She also reiterated that defense attorneys praised the compliance with due process and that the sentences were not yet firm and could be appealed. “Being a prosecutor is a pride and a very difficult task, because responsibility, justice and human sensibility must be treated equally,” declared one prosecutor to the state news outlet Cubadebate, to which she added: “Their questioning of us is not fair. We do our job adhering to justice on behalf of the people to which we belong.”
Last week, the Provincial Tribunal of Havana published six sentences handed down to the July 11th protesters at the corner of Toyo and La Güinera. In these, 128 people were sentenced to a total of 1,916 years in prison, after being convicted of sedition, one of the most serious crimes within the Cuban Criminal Code. Furthermore, those Havana-based judges proved themselves particularly harsh, especially in two of the six proceedings, which included many cases where the penalties exceeded the prosecutors request, which is not very common.
In response to the tribunal’s “cruelty”, dozens of people, family members of the 11J prisoners, announced on Monday the creation of the Association of Mothers and Family Members for Amnesty (AMFA) protected by the right to free association recognized in the Constitution of 2019. “There is nothing more legal and legitimate than the shared defense of those whom we conceived, loved and raised,” says the statement.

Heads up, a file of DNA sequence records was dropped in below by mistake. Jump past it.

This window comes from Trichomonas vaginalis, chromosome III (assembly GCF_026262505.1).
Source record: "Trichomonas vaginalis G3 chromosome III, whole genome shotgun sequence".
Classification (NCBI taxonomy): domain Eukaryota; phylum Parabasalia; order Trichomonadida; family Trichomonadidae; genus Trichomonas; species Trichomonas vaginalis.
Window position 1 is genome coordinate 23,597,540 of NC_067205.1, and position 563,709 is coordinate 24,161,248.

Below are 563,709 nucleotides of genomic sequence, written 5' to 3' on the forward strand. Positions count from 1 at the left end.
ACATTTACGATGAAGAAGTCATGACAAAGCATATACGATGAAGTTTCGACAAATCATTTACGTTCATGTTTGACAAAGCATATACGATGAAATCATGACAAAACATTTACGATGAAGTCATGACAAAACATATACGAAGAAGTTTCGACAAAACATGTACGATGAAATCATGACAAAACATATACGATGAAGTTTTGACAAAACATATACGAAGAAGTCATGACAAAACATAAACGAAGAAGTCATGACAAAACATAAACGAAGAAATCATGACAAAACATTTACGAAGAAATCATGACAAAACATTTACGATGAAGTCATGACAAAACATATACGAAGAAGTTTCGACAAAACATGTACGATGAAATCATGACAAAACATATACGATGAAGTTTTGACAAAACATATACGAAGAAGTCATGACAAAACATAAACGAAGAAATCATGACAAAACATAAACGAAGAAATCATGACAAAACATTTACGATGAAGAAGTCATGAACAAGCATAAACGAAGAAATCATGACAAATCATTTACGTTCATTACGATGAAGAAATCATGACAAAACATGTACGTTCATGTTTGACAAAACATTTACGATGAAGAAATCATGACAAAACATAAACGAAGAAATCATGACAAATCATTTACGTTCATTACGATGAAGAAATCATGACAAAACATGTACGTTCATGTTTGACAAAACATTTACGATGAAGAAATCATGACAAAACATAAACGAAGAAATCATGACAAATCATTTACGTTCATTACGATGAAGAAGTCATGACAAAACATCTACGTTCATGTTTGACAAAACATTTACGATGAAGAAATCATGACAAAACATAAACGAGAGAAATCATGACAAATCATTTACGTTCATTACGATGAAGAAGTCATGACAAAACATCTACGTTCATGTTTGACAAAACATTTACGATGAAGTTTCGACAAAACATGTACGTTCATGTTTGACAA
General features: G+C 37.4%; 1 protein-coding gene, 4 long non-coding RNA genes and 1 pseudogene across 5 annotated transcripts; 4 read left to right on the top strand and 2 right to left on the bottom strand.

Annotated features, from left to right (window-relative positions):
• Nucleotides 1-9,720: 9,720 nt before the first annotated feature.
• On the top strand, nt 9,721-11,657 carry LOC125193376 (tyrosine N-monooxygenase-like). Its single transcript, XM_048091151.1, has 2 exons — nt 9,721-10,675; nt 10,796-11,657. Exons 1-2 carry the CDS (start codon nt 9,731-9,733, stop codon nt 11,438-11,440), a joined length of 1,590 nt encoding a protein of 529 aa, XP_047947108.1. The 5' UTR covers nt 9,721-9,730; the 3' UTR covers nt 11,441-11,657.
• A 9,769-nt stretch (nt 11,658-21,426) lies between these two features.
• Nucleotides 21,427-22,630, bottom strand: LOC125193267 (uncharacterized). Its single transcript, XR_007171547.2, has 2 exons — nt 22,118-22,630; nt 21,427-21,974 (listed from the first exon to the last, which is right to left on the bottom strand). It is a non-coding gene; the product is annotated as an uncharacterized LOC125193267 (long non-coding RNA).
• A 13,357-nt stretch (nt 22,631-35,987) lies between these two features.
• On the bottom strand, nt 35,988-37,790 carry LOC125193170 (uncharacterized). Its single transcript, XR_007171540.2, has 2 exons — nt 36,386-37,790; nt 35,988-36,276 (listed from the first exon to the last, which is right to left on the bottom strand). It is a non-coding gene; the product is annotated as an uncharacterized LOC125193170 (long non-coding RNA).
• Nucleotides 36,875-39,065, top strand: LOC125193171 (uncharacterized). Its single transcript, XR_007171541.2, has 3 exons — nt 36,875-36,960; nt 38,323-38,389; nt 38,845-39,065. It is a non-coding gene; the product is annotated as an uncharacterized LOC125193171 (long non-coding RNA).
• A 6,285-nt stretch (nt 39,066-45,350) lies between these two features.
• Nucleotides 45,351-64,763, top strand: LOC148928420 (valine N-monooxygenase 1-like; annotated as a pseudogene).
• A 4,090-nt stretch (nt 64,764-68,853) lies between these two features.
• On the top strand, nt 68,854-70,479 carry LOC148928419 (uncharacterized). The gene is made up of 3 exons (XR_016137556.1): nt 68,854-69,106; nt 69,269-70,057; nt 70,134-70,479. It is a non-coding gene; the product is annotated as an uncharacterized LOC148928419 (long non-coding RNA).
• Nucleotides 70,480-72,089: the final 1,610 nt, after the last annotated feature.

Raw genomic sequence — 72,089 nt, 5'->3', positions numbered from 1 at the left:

The association announced that its objectives are the release of all 11J prisoners, which they consider political, with special emphasis on minors. In addition, they aim to promote amnesty for their family members, promote peaceful activities which will sensitize the population to the situation and seek support among international organizations in solidarity with their cause. They also announced their intent to participate in workshops or activities on legal and constitutional issues and promote assistance among affected families.
“We were not formed as a political organization, but rather a civic association respectful of the law. Despite the harshness and cruelty against our children and family members, we hold out hope that the government will reconsider and revert to respect of a Constitution, conceived and approved under its authority,” they state.
The announcement was made a few days after news broke that J11 protester, Rowland Jesús Castillo Castro’s mother, Yudinela Castro Pérez, was admitted to a Havana hospital following a suicide attempt. Castro, who is out of danger, has become, among the mothers, one of the most active in the fight for her son’s cause, to which authorities have responded by arresting and repressing her.
The arrests linked to protesting the arrests and sentences of the July 11 protesters apply to any citizen. Berta Soler and Ángel Moya were arrested on Sunday, and it is already the ninth consecutive Sunday since they announced in January that they’d resume their outings (suspended during the pandemic) to demand the release of political prisoners, now centered on those detained for 11J.
Moya himself detailed the arrest that occurred at 10:50 am and was released at 11:35 pm with two fines of 10 and 30 pesos, one for not carrying his documents and another for damages, for writing “patria y vida” on the cell wall.
Translated by: Silvia Suárez